The efficiency of reverse engineering in the design of the ORCA XI autonomous underwater vehicle by Rachel E. Sharples.
Author(s)Sharples, Rachel E
Massachusetts Institute of Technology. Dept. of Mechanical Engineering.
Franz S. Hover.
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Reverse engineering is the process of determining how a system works to aid duplication, maintenance, or redesign. Applications of reverse engineering include mechanical, electrical, software, and process systems. Although it has been known for centuries in the vernacular as tinkering with things to see how they work, reverse engineering has only recently been recognized as a systematic process valid for study. Reverse engineering can be applied to both simple and complex systems. The MIT ORCA team applied reverse engineering to build ORCA XI, the first autonomous underwater vehicle (AUV) to issue forth from the ORCA Project in several years. In addition to college-level systems, reverse engineering can be applied to navies, aiding in the prototyping of individual vessels as well as the manufacturing of entire fleets. There is evidence that China is using reverse engineering in this manner to develop a regionally-capable navy. The effectiveness of reverse engineering on the ORCA Project is compared to that of the Chinese navy to determine how a reverse engineering method could be expected to scale from a simple system to a more complex one. To quantify the relationship between the complexity of the system and how effective reverse engineering that system is, a reverse engineering efficiency based on the time necessary to complete a project with reverse engineering and the time necessary to complete the same project without reverse engineering was used. The efficiency values obtained from this comparison show that applying reverse engineering to an AUV can be just as effective as applying reverse engineering to a naval vessel, but that designing the production line necessary to manufacture a fleet of vessels decreases the efficiency of reverse engineering. These results suggest that new reverse engineering methodologies can be tested for efficiency on simple prototypes before being applied to time-consuming, complex projects.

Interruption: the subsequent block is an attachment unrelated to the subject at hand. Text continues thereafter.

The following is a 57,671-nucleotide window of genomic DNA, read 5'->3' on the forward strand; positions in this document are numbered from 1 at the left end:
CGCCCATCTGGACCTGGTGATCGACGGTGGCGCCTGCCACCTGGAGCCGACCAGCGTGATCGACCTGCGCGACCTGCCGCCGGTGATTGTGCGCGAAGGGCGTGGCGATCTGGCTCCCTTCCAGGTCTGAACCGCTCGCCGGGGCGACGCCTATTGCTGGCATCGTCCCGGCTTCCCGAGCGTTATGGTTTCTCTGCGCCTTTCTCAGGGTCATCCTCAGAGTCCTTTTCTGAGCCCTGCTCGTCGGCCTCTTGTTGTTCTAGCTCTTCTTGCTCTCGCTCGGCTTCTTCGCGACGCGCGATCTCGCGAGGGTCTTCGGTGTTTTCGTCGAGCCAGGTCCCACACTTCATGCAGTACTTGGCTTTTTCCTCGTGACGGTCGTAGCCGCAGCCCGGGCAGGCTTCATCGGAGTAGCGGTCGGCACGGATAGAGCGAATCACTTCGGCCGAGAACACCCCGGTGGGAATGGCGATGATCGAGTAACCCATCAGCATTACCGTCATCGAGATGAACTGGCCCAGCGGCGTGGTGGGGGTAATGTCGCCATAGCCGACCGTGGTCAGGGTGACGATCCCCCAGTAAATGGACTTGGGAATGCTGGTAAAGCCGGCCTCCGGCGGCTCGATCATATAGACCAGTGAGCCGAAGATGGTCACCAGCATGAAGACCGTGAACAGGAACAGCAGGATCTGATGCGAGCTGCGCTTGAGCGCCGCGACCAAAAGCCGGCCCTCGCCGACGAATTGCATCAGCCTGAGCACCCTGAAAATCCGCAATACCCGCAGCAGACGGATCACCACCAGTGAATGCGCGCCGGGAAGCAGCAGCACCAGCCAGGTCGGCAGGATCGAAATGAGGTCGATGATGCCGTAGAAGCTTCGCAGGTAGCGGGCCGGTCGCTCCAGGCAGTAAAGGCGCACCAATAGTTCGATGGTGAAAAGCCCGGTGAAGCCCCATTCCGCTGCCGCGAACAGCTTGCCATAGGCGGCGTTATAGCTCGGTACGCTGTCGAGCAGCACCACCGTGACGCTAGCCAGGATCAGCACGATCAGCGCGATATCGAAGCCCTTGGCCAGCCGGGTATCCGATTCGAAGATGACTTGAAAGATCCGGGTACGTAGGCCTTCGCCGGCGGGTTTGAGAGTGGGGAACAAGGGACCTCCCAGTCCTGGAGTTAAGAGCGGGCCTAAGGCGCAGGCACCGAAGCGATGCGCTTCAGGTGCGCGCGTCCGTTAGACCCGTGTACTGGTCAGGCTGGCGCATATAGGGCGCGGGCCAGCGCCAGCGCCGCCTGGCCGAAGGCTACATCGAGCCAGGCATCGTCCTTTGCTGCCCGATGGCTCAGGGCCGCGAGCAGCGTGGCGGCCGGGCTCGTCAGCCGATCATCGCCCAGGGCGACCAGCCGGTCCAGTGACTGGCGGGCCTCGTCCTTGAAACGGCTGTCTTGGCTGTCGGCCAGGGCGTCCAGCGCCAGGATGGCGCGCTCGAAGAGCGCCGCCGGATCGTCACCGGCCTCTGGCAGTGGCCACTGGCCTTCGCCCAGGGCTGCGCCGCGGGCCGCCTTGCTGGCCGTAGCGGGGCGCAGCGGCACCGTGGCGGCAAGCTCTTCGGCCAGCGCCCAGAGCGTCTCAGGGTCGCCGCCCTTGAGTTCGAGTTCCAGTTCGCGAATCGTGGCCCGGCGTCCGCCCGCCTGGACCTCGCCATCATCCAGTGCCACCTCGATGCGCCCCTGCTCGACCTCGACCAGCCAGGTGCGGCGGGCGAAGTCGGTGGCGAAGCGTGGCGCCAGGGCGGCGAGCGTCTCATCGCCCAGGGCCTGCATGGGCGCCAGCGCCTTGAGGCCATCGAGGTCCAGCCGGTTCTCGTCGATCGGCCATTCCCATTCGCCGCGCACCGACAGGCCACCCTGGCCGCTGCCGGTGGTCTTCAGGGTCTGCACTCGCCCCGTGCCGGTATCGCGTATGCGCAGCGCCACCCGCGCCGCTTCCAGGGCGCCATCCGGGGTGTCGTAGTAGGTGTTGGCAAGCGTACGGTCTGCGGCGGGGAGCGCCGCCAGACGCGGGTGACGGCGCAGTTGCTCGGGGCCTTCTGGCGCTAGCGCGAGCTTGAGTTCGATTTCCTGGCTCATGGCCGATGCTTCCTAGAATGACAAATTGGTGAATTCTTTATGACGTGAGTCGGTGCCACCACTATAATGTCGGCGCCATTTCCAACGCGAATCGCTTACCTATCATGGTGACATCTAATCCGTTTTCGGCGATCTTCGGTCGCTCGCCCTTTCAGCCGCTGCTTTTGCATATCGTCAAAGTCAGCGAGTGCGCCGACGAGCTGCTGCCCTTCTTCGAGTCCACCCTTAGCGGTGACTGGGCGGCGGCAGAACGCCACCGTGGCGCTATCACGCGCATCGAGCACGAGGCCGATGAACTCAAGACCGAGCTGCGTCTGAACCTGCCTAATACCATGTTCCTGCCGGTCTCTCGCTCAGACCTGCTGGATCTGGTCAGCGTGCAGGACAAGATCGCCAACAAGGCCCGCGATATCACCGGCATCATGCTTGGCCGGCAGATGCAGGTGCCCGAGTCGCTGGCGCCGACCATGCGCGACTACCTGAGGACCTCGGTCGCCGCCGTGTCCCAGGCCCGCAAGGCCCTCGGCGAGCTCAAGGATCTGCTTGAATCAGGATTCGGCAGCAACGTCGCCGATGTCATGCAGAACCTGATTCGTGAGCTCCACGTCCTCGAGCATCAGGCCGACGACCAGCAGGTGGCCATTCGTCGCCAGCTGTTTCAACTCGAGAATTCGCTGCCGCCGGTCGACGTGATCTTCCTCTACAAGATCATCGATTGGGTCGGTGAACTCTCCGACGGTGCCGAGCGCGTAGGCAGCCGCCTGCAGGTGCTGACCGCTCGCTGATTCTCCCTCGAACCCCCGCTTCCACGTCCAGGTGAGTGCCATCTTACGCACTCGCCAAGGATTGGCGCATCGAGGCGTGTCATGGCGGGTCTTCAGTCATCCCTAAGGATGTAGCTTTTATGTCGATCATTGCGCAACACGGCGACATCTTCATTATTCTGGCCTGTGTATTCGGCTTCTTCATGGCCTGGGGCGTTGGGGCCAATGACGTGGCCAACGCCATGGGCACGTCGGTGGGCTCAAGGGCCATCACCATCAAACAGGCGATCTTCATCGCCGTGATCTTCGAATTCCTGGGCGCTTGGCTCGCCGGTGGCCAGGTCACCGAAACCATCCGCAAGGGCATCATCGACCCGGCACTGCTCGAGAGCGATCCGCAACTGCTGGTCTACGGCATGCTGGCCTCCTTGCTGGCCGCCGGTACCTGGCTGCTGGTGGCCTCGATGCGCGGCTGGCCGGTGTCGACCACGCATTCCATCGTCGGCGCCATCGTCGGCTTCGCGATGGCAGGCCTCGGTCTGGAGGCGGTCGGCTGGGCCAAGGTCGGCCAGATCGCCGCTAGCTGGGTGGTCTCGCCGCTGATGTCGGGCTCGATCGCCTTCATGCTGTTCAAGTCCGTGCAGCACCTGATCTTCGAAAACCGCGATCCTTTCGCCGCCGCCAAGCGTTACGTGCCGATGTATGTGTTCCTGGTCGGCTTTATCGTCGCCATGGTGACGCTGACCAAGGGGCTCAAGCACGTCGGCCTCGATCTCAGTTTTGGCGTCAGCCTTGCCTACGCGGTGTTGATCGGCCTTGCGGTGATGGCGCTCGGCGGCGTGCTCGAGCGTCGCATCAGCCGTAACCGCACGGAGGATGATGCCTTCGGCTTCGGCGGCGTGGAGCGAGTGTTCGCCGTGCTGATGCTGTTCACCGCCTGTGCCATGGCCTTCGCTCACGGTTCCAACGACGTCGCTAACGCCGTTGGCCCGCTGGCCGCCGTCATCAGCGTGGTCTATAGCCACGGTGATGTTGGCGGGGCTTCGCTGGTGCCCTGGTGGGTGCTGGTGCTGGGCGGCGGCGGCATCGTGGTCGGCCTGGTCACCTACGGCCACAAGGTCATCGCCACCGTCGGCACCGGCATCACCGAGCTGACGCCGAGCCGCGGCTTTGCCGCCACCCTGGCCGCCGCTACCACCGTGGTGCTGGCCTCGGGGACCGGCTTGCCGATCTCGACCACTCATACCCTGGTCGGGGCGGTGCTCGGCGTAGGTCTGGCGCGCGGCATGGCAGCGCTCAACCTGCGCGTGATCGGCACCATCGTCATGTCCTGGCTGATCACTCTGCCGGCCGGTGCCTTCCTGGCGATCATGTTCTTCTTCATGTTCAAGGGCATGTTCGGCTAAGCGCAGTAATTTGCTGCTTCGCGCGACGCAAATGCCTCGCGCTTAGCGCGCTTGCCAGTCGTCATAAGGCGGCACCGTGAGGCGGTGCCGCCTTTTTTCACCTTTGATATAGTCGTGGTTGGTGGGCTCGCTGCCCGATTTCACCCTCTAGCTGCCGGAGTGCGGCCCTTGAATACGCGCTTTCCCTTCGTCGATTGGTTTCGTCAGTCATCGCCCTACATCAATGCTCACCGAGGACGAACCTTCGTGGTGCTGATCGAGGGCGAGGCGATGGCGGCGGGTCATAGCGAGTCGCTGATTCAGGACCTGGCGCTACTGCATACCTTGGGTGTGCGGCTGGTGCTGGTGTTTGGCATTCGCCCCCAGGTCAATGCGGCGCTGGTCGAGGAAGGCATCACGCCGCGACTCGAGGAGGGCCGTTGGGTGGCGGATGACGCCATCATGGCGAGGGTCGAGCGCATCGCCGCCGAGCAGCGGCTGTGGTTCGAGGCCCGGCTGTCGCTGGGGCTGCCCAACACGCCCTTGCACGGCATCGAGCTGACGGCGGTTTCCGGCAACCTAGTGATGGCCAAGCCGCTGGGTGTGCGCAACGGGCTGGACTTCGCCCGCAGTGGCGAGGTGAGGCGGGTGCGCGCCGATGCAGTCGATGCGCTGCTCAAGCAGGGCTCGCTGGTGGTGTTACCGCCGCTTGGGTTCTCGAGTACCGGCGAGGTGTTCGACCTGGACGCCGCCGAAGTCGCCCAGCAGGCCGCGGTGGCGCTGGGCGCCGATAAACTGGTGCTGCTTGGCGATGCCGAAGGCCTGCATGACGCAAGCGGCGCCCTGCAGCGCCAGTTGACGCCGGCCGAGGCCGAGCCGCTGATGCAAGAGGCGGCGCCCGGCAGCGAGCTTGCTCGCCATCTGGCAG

Thesis (S.B.)--Massachusetts Institute of Technology, Dept. of Mechanical Engineering, 2010.Cataloged from PDF version of thesis.Includes bibliographical references (p. 40).
DepartmentMassachusetts Institute of Technology. Dept. of Mechanical Engineering.
Massachusetts Institute of Technology